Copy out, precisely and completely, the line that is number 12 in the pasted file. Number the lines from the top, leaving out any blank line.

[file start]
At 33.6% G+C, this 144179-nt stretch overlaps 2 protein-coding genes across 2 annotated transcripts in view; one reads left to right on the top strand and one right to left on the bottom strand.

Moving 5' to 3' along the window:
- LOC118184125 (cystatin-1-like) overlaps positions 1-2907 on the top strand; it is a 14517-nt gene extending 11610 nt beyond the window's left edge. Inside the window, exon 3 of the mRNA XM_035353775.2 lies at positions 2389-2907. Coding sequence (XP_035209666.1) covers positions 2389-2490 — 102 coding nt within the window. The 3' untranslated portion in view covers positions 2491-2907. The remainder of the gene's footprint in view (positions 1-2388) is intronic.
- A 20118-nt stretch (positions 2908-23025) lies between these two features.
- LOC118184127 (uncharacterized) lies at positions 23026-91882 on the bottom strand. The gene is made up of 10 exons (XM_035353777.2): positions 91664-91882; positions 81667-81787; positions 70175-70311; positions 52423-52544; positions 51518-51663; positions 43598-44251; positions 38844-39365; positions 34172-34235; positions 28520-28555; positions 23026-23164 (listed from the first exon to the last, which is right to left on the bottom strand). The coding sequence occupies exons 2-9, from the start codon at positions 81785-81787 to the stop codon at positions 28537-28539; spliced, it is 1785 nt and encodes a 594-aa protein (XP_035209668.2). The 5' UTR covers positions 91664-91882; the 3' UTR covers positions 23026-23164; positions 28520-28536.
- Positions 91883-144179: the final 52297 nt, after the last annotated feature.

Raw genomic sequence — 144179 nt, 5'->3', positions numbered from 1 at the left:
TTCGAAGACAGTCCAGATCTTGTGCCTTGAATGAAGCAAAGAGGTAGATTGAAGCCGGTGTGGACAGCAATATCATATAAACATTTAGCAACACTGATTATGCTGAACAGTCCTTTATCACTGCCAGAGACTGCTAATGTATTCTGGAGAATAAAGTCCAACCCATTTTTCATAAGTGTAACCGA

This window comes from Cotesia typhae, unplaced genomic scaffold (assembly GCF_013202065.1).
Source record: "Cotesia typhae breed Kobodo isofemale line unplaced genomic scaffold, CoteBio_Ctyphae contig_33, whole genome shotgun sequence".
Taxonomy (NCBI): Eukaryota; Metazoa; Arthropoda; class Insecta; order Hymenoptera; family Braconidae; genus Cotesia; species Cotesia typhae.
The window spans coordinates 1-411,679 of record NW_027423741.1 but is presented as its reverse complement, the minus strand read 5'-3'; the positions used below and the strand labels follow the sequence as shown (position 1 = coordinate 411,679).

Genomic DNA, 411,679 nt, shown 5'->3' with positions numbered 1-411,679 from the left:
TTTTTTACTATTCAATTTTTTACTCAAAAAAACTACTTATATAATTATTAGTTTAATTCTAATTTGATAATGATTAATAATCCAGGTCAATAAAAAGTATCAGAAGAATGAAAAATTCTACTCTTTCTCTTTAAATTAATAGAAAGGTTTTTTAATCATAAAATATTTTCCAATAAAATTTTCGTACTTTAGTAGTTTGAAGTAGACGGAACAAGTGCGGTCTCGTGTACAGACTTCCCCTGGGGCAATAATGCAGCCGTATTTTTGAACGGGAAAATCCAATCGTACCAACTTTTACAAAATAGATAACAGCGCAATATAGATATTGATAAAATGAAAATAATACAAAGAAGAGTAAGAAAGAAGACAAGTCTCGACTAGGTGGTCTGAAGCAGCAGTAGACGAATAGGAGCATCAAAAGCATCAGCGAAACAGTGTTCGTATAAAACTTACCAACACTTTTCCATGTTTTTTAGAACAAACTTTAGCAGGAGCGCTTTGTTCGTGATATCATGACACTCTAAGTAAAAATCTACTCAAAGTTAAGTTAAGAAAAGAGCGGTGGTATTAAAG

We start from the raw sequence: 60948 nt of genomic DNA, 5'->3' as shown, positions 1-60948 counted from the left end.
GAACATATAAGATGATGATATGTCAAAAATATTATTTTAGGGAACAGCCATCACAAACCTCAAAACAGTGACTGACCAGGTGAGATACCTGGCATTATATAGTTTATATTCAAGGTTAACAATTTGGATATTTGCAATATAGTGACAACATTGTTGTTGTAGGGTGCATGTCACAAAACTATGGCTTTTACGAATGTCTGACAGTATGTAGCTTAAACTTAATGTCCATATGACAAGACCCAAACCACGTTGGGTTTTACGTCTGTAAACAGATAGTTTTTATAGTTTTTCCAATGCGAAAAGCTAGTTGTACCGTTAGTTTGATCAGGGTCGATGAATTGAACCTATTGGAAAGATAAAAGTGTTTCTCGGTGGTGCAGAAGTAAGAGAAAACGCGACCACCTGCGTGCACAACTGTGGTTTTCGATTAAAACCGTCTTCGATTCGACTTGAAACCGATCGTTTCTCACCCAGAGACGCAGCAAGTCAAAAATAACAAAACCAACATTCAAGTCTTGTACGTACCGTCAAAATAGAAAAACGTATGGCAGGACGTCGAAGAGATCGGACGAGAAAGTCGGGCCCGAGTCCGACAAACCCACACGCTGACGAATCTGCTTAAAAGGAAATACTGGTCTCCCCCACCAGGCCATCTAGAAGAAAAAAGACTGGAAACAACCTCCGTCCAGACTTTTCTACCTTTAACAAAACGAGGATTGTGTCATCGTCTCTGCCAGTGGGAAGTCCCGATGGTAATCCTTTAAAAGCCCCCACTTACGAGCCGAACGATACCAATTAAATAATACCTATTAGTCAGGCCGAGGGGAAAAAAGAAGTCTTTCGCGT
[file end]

The window spans coordinates 1-411,679 of record NW_027423741.1 but is presented as its reverse complement, the minus strand read 5'-3'; the positions used below and the strand labels follow the sequence as shown (position 1 = coordinate 411,679).